Son of William and Christian Quine, millers at Silverdale; attended King William's College and then Merton College, Oxford where he was Postmaster. Returned to Island as Curate of Kirk Michael and domestic chaplain to Bishop Hill. Entered teaching in 1883 becoming headmaster of Douglas Grammar School. Vicar of All Saints, Lonan, 1895-1940; responsible for rescue of Lonan Old Church. President of IoMNHASociety 1916-17 but Presidential address never published. Often the butt of various jokes due to his unquenchable belief in the Roman occupation of the Island. The quote from the late Professor Dolley, Queeens University Belfast (Inaugral lecture 'Some Irish dimensions to Manx History' 1976) is (as typical) rather cutting:
Clearly there was no Roman occupation of Man, and we are brought back to reality from that splendiferous occasion in 1916 when Canon Quine proclaimed to the local Natural History and Antiquarian Society Man's status as - felix lapsus linguae 'an integral part of the Roman kingdom'! The address was never printed but one gathers that the arguments involved triangulation.
The report (in Proc vol II no 2 p89 and p95)of his unpublished address runs:
Canon Quine then delivered an Address on ' The Roman Survey of the Isle of Man,' illustrated by sketch maps. He claimed that the Cronks, hitherto believed to have been burial places or fortifications, were really artificial mounds used by the Roman engineers to assist in the triangulation and plotting out of lands; they were found at regular distances of Roman miles in proper alignment, and the connecting lines formed regular parallelograms and triangles when tested on the Ordnance Map. He regarded certain Manx place-names as corruptions of old Latin designations derived from Roman emperors, goddesses and heroes.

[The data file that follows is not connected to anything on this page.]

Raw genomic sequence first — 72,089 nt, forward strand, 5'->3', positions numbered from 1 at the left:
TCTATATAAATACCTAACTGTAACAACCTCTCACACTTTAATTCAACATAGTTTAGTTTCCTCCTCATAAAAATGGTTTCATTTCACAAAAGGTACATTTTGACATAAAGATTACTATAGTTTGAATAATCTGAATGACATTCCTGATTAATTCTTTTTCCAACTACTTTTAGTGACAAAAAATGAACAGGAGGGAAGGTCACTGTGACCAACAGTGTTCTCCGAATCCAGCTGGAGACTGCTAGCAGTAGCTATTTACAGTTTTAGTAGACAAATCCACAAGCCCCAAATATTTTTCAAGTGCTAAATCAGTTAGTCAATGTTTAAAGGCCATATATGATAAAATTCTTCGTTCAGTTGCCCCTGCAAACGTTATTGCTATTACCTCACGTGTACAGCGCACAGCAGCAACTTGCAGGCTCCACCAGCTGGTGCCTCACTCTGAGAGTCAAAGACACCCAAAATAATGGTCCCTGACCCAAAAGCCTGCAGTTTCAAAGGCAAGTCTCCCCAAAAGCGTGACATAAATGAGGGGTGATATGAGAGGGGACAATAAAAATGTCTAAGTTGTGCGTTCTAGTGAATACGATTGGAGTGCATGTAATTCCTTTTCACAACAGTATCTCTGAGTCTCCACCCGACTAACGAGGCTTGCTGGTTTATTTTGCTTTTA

He obviously repeated these comments in a lecture at the Manx Museum in the
1930's. Although easy to mock these views Canon Quine did much useful work and
wrote several books including
Captain of the Parish 1897, a novel, much praised by T.E. Brown
The Isle of Man 1911 Cambridge University Press
Handbook en route; Isle of Man Souvenir of Coast and Mountain Electric Railways [c.1900]
A more sympathetic portrait is drawn by Mona Douglas (Chap 10 This is Ellan Vannin 1965) - in which she points out his lack of knowledge of Manx and great love of the classics somewhat isolated him from the other Gaelic-centred antiquarians. She also says that he was not an easy man to get to know who had a certain sense of grievance as his public rewards didn't come near to matching his deserts.
In his oration prior to a dramatic enactment of T.E.Browns's Betsy Lee he has the following bit of self-description " It so happened that another friend of mine, occupying an important position here on the Island, sincere in goodwill, but of a spirit too timid to breathe the air that was native to myself, came to Tom Brown, like Nicodemus by night, and besought him to prevail on me to alter my too independent attitude towards certain personages; in order that I might by a show of deference further my material interests in the direction of Church preferment!"